Discriminatory Acts & Penalties. The Missouri Department of Labor and Industrial Relations handles housing discrimination complaints in the state. The following practices and behaviors may be considered discriminatory when directed to a member of a protected class:

  • Refusing to rent or sell on a bona fide offer
  • Offering different terms, conditions, or privileges
  • Falsely denying the availability of housing
  • Denying membership to certain services
  • Failing to make reasonable accommodations
  • Refusing to provide certain types of financial services
  • Publishing advertisements that encourage or discourage certain groups from applying

Tenants who feel they are the victim of discrimination may file a complaint online. If the complaint is found to be justified, then the tenant may seek civil litigation against the landlord.

Additional Landlord Tenant Regulations in Missouri

Landlord Entry in Missouri

Missouri law does not outline notification procedures for unit entry. As such, landlords are more or less free to justifiably enter without permission, unless entry notification policies are included in the written lease.

Small Claims Court in Missouri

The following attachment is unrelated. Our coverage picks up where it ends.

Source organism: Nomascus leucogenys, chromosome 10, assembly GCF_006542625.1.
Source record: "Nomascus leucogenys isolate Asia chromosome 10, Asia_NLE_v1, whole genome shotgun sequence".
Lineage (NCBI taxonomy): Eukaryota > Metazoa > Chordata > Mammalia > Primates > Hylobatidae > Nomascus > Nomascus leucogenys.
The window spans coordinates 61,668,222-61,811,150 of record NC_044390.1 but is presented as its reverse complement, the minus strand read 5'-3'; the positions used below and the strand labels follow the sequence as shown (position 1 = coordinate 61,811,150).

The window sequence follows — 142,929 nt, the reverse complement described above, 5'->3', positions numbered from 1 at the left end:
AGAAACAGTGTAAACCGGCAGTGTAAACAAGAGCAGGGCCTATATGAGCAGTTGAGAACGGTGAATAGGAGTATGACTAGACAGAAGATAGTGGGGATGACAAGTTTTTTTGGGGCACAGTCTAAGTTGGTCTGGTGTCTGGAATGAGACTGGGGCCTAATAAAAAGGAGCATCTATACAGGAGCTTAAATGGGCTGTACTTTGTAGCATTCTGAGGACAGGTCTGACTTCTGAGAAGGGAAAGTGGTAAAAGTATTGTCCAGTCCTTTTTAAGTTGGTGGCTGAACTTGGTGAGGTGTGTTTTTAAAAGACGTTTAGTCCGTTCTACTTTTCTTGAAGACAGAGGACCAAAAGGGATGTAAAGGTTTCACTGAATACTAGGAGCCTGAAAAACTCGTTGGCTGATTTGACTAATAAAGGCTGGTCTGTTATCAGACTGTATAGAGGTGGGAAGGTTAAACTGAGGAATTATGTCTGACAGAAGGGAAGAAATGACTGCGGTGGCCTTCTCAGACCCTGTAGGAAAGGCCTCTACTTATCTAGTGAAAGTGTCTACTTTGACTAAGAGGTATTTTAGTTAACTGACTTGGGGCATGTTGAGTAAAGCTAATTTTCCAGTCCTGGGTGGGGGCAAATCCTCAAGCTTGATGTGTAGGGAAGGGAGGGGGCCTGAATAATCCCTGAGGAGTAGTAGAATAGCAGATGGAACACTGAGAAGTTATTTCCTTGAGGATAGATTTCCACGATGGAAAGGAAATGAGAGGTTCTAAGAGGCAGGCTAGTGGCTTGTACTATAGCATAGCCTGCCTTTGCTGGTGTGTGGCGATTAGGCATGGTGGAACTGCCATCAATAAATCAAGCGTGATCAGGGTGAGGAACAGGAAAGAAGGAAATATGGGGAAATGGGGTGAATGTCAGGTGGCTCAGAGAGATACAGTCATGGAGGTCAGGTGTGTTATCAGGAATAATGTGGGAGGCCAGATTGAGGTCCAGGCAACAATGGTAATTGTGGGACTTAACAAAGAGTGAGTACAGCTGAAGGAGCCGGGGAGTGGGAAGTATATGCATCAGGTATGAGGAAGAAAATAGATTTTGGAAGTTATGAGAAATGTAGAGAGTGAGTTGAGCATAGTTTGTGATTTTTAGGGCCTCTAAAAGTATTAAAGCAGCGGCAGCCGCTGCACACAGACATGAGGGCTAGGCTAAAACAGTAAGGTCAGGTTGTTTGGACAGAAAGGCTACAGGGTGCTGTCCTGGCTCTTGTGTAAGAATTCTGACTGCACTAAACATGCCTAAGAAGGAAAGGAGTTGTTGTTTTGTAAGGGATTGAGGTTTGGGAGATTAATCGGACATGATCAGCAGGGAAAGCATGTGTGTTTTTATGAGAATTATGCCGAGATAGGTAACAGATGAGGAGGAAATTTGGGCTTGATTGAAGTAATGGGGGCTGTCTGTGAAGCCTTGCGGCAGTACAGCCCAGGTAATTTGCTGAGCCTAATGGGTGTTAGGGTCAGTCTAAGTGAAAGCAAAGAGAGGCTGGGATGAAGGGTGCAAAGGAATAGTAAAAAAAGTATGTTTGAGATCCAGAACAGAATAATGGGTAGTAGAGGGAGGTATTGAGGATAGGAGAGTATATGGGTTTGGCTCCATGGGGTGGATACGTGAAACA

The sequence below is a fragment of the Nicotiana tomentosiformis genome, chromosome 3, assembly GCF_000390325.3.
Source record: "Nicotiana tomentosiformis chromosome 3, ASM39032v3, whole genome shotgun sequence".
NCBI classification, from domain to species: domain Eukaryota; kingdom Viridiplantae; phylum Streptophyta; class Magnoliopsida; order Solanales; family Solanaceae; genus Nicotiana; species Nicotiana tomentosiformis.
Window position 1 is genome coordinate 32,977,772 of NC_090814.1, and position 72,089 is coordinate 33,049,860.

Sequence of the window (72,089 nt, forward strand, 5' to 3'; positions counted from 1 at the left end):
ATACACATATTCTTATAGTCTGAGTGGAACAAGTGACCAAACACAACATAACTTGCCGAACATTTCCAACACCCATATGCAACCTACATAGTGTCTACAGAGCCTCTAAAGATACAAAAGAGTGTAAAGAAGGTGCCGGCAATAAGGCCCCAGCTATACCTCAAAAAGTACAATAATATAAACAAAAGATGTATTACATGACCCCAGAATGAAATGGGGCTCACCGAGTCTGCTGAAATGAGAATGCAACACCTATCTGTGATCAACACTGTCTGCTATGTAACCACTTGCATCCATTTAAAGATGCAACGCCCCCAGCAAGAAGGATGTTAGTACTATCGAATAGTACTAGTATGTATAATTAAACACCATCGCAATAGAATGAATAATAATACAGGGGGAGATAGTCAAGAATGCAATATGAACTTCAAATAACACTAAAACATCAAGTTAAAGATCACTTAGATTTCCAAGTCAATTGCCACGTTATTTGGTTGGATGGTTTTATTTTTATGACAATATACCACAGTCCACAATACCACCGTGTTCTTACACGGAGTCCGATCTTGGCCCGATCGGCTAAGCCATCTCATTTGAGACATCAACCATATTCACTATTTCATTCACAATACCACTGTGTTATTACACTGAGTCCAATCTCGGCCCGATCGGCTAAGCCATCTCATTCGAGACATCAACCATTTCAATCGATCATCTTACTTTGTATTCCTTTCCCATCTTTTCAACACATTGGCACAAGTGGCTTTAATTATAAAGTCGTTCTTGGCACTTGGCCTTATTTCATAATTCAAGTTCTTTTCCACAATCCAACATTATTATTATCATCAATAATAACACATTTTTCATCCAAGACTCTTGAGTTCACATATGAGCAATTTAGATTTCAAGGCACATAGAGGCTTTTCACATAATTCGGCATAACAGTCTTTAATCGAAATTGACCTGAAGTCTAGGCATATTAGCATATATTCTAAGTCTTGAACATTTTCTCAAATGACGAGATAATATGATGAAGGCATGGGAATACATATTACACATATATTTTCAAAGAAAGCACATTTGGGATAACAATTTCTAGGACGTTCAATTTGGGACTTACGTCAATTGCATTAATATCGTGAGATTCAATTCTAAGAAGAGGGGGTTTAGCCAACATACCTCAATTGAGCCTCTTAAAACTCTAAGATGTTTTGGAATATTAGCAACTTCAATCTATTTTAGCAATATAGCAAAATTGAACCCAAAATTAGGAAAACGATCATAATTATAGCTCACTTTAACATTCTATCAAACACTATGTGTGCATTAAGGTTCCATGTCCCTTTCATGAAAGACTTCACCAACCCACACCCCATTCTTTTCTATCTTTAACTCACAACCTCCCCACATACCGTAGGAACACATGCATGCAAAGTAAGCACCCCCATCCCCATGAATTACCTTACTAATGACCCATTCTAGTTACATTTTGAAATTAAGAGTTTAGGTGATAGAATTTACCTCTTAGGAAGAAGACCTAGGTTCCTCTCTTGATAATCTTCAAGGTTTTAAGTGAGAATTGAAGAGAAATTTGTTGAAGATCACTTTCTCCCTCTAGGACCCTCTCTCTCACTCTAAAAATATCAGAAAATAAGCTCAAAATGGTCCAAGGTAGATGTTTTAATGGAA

Missouri small claims court will hear rent-related cases amounting to less than $5,000. Small claims court does not hear eviction cases though. The statute of limitations is 10 years for a written lease and 5 years for an oral lease.

Mandatory Disclosures in Missouri

Missouri landlords must make two kinds of mandatory disclosures:

  1. Lead-based paint. Landlords that own homes built before 1978 must provide information about lead paint concentrations used in the building.
  2. Authorized Agents. Landlords must also provide the names and addresses of all parties involved in owning and managing the property.

Changing the Locks in Missouri

Missouri law prohibits landlords from unilaterally changing the locks on tenants. However, Missouri law does not expressly forbid tenants from changing the locks.

Local Laws in Missouri

Kansas City Landlord-Tenant Rights

Kansas City adopted a new Tenant’s Bill of Rights in 2019 that requires landlords to provide certain amenities like heating, water, plumbing, electric fixtures, and cooking equipment. Tenants can also refuse entry to landlords that do not follow notification policies.

St. Louis Tenant Rights

The city of St. Louis enshrine protections against discrimination in housing on the basis of sexual orientation or source of income. Landlords are also not allowed to charge rent if they do not obtain a Certificate of Inspection for the unit.